Moving Past Performative Activism: Committing to More in the New Year

Estrella Pacheco, News Editor

Since the beginning of the Black Lives Matter protests this year you may have heard the phrase “performative activism” being tossed around, often as a criticism of corporations or individuals. But what does performative activism really mean? Performative activism is activism done in order to maintain or increase one’s social capital. Meaning, it is activism done in order to make sure that you don’t receive hate or lose social standing. Such activism is virtually meaningless, as it does not come from a place of commitment to making actual change. For example, many corporations and celebrities may have released statements condemning the deaths of George Floyd and Breonna Taylor, or their support for Black Lives Matter, but continue to exploit Black workers and create hostile work environments. 


Remember the phrase “Actions speak louder than words”? Well, that applies to activism too. When Nazi symbols and the confederate flag are within the very halls of our democracy, it is time to commit to real structural change. We have come to a point where reposting Instagram infographics is simply not enough. So, how do we move past performative activism? How can we all commit to making concrete change? 


  • Commit financially. If you have the means to, financially supporting activists’ and organizations’ work is a fantastic way to boost their messages and offer support. Just make sure that those groups/individuals are truly funding what they say they are (Shaun King might not be the best). Additionally, consider joining a mutual aid group, or participating in mutual aid individually. Mutual aid is the act of giving financial or other material support to individuals under the assumption that it in turn benefits you and society as a whole through incremental wealth redistribution and reparations. 
  • Educate yourself and others. Remember all those books, movies, and documentary lists that were being shared on social media? Look some of those up, and follow through with educating yourself. Take a free course on a subject related to a relevant topic. Have those difficult conversations. Challenge your own biases, and learn about history. DIVERSIFY YOUR SOCIAL MEDIA. I guarantee that if you start following more disabled, LGBTQ+, or BIPOC content creators, you will learn a lot about other perspectives. 
  • Join a local activist group. Wherever you are there are many groups working to create change, all you have to do is reach out. In our community, some options are:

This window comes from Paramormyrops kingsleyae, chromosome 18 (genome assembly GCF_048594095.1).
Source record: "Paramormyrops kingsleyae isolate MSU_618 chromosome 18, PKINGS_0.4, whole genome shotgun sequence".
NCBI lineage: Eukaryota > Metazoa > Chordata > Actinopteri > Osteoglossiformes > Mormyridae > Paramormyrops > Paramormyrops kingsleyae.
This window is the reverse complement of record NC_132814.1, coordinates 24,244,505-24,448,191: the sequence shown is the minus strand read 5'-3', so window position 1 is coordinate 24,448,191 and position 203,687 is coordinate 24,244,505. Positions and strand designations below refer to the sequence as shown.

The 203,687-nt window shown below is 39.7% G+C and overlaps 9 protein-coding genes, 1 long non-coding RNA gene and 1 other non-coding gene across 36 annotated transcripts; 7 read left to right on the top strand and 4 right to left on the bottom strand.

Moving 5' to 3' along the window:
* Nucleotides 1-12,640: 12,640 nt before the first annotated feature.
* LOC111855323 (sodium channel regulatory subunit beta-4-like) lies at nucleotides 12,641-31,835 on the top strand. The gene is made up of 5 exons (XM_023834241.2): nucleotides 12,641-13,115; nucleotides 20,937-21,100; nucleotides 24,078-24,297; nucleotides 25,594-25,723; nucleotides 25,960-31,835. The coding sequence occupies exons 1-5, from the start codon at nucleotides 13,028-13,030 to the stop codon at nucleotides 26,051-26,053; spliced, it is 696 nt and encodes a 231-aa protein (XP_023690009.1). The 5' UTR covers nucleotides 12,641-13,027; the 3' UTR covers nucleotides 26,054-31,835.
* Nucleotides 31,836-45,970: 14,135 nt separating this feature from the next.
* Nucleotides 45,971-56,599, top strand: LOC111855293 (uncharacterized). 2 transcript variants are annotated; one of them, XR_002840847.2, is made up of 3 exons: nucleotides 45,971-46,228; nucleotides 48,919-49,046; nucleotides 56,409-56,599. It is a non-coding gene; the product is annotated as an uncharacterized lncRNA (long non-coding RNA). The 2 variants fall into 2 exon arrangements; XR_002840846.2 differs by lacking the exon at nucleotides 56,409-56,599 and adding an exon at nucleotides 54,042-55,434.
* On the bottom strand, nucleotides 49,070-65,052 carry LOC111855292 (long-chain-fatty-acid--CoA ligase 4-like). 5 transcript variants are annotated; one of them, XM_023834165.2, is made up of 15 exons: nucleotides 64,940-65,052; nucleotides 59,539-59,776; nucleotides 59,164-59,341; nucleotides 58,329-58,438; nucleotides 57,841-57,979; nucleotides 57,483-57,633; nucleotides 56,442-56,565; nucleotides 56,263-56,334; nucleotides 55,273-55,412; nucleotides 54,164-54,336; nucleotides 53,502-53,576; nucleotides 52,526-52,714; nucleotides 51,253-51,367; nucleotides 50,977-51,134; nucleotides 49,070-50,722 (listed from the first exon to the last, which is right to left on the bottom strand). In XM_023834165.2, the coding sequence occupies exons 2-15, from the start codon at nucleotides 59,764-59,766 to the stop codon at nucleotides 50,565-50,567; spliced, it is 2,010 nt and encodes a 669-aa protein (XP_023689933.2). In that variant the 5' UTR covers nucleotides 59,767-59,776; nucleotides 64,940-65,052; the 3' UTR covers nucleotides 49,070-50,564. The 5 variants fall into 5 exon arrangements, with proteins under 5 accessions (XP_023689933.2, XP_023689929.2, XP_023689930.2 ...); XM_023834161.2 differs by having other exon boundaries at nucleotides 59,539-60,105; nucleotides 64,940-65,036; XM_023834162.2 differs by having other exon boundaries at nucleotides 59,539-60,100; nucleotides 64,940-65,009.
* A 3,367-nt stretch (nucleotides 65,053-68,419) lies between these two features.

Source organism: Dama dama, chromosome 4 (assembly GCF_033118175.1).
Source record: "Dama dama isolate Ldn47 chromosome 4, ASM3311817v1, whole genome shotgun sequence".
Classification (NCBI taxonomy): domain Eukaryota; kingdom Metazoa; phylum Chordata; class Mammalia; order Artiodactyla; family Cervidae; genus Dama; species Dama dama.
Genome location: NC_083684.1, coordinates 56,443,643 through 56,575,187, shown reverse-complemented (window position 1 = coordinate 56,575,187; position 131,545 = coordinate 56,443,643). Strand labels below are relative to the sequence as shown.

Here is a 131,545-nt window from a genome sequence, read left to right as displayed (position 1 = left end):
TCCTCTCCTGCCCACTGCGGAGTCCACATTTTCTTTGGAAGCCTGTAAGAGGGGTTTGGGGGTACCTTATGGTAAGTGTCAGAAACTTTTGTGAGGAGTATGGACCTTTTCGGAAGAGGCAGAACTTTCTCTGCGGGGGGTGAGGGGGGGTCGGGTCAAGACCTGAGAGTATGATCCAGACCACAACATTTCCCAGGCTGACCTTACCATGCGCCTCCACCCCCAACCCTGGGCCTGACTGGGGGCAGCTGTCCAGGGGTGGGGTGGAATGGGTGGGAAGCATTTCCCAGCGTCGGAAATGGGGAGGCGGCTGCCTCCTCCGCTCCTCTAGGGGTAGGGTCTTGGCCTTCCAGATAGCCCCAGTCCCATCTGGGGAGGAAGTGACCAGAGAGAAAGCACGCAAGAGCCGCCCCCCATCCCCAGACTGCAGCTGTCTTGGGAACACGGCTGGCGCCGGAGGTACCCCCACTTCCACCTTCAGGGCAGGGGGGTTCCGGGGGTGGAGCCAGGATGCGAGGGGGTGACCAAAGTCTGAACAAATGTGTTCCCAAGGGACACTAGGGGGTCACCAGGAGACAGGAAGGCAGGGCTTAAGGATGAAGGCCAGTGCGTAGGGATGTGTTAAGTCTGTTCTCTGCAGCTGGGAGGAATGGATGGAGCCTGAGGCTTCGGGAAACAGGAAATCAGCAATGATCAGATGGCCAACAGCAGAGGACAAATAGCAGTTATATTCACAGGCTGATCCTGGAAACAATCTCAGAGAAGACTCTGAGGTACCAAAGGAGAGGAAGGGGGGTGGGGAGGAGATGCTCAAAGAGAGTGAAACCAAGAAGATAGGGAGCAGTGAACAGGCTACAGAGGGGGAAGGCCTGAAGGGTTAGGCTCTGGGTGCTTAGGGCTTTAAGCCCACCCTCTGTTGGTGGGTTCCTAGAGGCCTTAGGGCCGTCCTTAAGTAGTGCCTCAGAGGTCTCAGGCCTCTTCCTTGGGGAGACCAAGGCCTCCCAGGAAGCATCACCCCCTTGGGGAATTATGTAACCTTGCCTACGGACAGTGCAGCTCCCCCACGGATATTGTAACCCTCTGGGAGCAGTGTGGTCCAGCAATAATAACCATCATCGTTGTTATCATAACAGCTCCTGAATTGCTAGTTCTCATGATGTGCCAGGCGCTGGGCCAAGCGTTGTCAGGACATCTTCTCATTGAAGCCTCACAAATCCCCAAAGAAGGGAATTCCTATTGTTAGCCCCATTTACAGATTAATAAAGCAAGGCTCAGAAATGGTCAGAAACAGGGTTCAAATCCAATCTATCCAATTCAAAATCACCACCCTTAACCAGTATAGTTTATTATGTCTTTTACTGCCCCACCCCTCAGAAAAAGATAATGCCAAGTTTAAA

• Analy Activists, a group of high school students looking to amplify and create change amongst our school community 
  • The Analy BIPOC Coalition for Change, a group of BIPOC and allies who work directly to make for a more anti-racist culture on campus
  • Sebastopol Sunrise and SOCO Sunrise, both branches of the national climate justice organization
  • The California Association of Student Councils, a youth-led and run organization that focuses on student advocacy and leadership development
  • The BLM Visibility team, a youth-led group that organized some of the Sebastopol BLM protests and artwork this summer
  • Eco2school, who also puts on events regarding environmentalism in the area. 

These are just a few examples of local activist groups. 

  • Get involved politically. Did you know Sonoma County had the highest voter turnout in the state for this last election? Pretty cool, right? Are you also aware that West County and Rohnert Park areas had progressive candidates running for office who didn’t make it in? There were! Are you aware that the CADEM (California Democratic Party) elections are coming right up, and voters will help choose the delegates that represent them in their Assembly District? There is a lot going on locally that you can start campaigning for and paying attention to. You could even apply for local internships, or start calling your representatives to let them know where you think they should be putting their focus. Remember, your representatives work for you. If you are feeling extra spunky, you can also run for local elections such as school boards! 
  • Actually start attending those protests. When you feel safe to do so, or when Covid is no longer a concern, start going to protests. At the very least you are supporting the communities most impacted by the issue you are protesting. 


We are at a point in time where your actions need to speak louder than your words. So, commit to doing more than reposting, commit to action, and commit to structural change.